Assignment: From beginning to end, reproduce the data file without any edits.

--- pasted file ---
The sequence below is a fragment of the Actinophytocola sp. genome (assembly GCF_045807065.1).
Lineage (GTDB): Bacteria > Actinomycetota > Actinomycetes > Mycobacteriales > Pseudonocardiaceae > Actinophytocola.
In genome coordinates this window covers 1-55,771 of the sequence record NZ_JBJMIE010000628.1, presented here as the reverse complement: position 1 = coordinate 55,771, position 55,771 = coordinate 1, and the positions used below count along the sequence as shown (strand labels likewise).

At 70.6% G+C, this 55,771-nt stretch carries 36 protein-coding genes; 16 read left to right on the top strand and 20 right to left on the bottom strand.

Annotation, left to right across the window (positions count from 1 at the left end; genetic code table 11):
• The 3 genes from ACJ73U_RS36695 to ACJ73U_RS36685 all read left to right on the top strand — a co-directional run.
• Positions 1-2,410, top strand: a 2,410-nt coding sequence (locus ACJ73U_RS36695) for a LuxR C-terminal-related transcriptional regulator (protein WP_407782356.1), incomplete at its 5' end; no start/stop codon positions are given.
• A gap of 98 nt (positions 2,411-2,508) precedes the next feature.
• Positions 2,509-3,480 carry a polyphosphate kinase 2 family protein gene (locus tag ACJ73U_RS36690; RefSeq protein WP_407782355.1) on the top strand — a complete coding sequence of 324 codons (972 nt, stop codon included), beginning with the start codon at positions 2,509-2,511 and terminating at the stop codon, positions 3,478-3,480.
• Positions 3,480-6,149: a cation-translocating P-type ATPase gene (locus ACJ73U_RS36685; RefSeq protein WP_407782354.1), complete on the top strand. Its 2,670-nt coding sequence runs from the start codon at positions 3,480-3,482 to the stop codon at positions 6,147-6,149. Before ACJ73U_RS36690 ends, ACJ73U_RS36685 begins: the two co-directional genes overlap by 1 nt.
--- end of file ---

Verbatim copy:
The sequence below is a fragment of the Actinophytocola sp. genome (assembly GCF_045807065.1).
Lineage (GTDB): Bacteria > Actinomycetota > Actinomycetes > Mycobacteriales > Pseudonocardiaceae > Actinophytocola.
In genome coordinates this window covers 1-55,771 of the sequence record NZ_JBJMIE010000628.1, presented here as the reverse complement: position 1 = coordinate 55,771, position 55,771 = coordinate 1, and the positions used below count along the sequence as shown (strand labels likewise).

At 70.6% G+C, this 55,771-nt stretch carries 36 protein-coding genes; 16 read left to right on the top strand and 20 right to left on the bottom strand.

Annotation, left to right across the window (positions count from 1 at the left end; genetic code table 11):
• The 3 genes from ACJ73U_RS36695 to ACJ73U_RS36685 all read left to right on the top strand — a co-directional run.
• Positions 1-2,410, top strand: a 2,410-nt coding sequence (locus ACJ73U_RS36695) for a LuxR C-terminal-related transcriptional regulator (protein WP_407782356.1), incomplete at its 5' end; no start/stop codon positions are given.
• A gap of 98 nt (positions 2,411-2,508) precedes the next feature.
• Positions 2,509-3,480 carry a polyphosphate kinase 2 family protein gene (locus tag ACJ73U_RS36690; RefSeq protein WP_407782355.1) on the top strand — a complete coding sequence of 324 codons (972 nt, stop codon included), beginning with the start codon at positions 2,509-2,511 and terminating at the stop codon, positions 3,478-3,480.
• Positions 3,480-6,149: a cation-translocating P-type ATPase gene (locus ACJ73U_RS36685; RefSeq protein WP_407782354.1), complete on the top strand. Its 2,670-nt coding sequence runs from the start codon at positions 3,480-3,482 to the stop codon at positions 6,147-6,149. Before ACJ73U_RS36690 ends, ACJ73U_RS36685 begins: the two co-directional genes overlap by 1 nt.